A report from the NHS suggests the impending technological ‘revolution’ in healthcare will increase the amount of time doctors can spend with patients.
NHS doctors are overburdened; a problem only getting worse from a growing and ageing population, and not enough funding.
The report was led by US academic Eric Topol and calls for a reskilling of NHS staff to harness new digital skills. AI and robotics can reduce the burden on healthcare professionals, but only if they’re utilised effectively.
Doctors will not be replaced by robots but instead will have their abilities “enhanced” to improve care. Around 90 percent of all NHS jobs are predicted to require digital skills within the next 20 years.
The use of virtual assistants such as those offered by Apple, Google, and Amazon are expected to be among the closest innovations to being ready.
Assistants can help with checking whether symptoms require urgent care, a GP appointment, or whether a doctor needs to be seen at all. This would help prevent the misuse of A&E by people with trivial ailments or the booking of GP appointments for otherwise healthy adults with things such as a common cold.
Virtual assistants could also be used to book and remind of appointments. This would help to reduce the number of unattended appointments that someone else could have needed.
Yet another concept is the use of a ‘mental health triage bot’ that engages in conversations while analysing text and voice for suicidal ideas and emotion. This could help reduce the ~6000 suicides per year.
The main concern preventing uptake is the potential for errors, which in healthcare could be fatal.
AI News previously reported on the findings of NHS consultant ‘Dr Murphy’ who reached out to us after using ‘GP at Hand’ from Babylon Health, an AI-powered service promoted by health secretary Matt Hancock.
Dr Murphy has since posted many flawed experiences with the service, but one example of a “48yr old obese 30/day male smoker develop[ing] sudden onset central chest pain & sweating” suggested booking a GP appointment. Anyone with common sense would say call 999 urgently.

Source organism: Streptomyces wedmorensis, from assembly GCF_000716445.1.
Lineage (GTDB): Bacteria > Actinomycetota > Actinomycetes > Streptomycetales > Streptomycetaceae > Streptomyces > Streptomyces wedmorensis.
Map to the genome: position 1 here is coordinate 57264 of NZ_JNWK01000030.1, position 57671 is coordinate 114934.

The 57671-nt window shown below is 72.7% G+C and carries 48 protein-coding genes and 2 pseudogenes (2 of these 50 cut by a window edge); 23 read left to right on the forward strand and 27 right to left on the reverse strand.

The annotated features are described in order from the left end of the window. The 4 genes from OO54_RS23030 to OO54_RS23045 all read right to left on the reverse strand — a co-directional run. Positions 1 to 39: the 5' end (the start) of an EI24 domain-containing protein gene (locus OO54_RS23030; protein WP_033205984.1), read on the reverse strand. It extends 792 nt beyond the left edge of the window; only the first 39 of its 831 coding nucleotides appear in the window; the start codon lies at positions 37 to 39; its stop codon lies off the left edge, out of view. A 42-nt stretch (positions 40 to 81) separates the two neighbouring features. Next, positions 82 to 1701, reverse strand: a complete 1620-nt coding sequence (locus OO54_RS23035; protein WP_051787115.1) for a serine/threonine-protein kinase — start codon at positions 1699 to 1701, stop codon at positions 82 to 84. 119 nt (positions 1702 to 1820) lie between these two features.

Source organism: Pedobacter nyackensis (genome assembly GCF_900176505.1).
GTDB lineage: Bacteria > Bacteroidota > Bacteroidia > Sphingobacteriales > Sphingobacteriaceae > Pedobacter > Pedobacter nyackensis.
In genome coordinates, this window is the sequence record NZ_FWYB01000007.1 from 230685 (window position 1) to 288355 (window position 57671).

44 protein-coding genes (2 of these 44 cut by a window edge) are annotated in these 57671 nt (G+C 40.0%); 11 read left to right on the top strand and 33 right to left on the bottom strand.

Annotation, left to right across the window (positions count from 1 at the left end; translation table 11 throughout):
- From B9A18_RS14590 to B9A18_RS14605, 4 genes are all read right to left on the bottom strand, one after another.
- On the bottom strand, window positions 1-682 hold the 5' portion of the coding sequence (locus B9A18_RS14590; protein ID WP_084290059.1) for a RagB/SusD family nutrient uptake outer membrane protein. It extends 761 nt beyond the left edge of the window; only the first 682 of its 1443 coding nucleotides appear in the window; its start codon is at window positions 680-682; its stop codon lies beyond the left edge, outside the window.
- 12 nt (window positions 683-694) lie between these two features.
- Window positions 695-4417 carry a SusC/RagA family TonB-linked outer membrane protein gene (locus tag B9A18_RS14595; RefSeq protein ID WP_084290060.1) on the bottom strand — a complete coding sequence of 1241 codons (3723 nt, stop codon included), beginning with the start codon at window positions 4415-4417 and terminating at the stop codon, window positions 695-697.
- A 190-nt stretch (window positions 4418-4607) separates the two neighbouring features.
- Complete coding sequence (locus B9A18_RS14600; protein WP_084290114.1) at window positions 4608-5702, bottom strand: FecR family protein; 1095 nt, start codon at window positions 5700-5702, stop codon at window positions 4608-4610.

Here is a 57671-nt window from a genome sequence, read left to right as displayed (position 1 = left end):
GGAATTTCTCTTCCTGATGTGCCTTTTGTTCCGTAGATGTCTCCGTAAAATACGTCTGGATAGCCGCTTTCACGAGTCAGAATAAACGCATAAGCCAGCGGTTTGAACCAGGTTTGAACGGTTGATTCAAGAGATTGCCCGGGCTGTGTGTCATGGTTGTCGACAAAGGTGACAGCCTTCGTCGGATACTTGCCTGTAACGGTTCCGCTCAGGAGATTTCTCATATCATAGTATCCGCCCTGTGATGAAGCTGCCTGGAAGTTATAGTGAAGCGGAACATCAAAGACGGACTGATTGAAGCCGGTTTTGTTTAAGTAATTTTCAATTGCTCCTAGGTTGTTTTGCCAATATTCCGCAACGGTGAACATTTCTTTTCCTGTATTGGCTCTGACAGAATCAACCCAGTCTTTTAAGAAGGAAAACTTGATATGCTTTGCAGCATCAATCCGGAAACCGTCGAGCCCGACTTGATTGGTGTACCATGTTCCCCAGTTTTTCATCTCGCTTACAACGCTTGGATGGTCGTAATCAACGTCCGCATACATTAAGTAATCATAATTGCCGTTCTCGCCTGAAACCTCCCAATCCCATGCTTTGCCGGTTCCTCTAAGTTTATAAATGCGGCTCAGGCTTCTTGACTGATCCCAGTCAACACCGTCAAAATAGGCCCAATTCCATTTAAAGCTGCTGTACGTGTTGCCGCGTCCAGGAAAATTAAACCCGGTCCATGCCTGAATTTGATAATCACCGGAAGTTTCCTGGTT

That example could have meant life or death and shows, while such a system could one day provide huge benefits, it must undergo rigorous testing.
Commenting on the report, Hancock said:
Our health service is on the cusp of a technology revolution and our brilliant staff will be in the driving seat when it happens.
Technology must be there to enhance and support clinicians. It has the potential to make working lives easier for dedicated NHS staff and free them up to use their medical expertise and do what they do best: care for patients.”
In the NHS report, it’s claimed the use of virtual assistants could save 5.7 million hours of GP’s time across England per year.
Further AI use cases include speeding up the interpretation of scans; improving accuracy while enabling treatments to begin sooner. We’ve created a dedicated ‘healthcare’ category on AI News highlighting the incredible advances in this area.
When it comes to robotics, their assistance in surgery could be expanded in addition to being used for simple tasks which are important but time-consuming such as dispensing medicines.
Other emerging technologies such as VR also present exciting opportunities. Virtual reality could help with pain reduction and treating mental conditions such as post-traumatic stress, anxiety, and phobias.
The report’s authors conclude: “Our review of the evidence leads us to suggest that these technologies will not replace healthcare professionals, but will enhance them … giving them more time to care for patients.”
Interested in hearing industry leaders discuss subjects like this and their use cases? Attend the co-located AI & Big Data Expo events with upcoming shows in Silicon Valley, London, and Amsterdam to learn more. Co-located with the IoT Tech Expo, Blockchain Expo, and Cyber Security & Cloud Expo.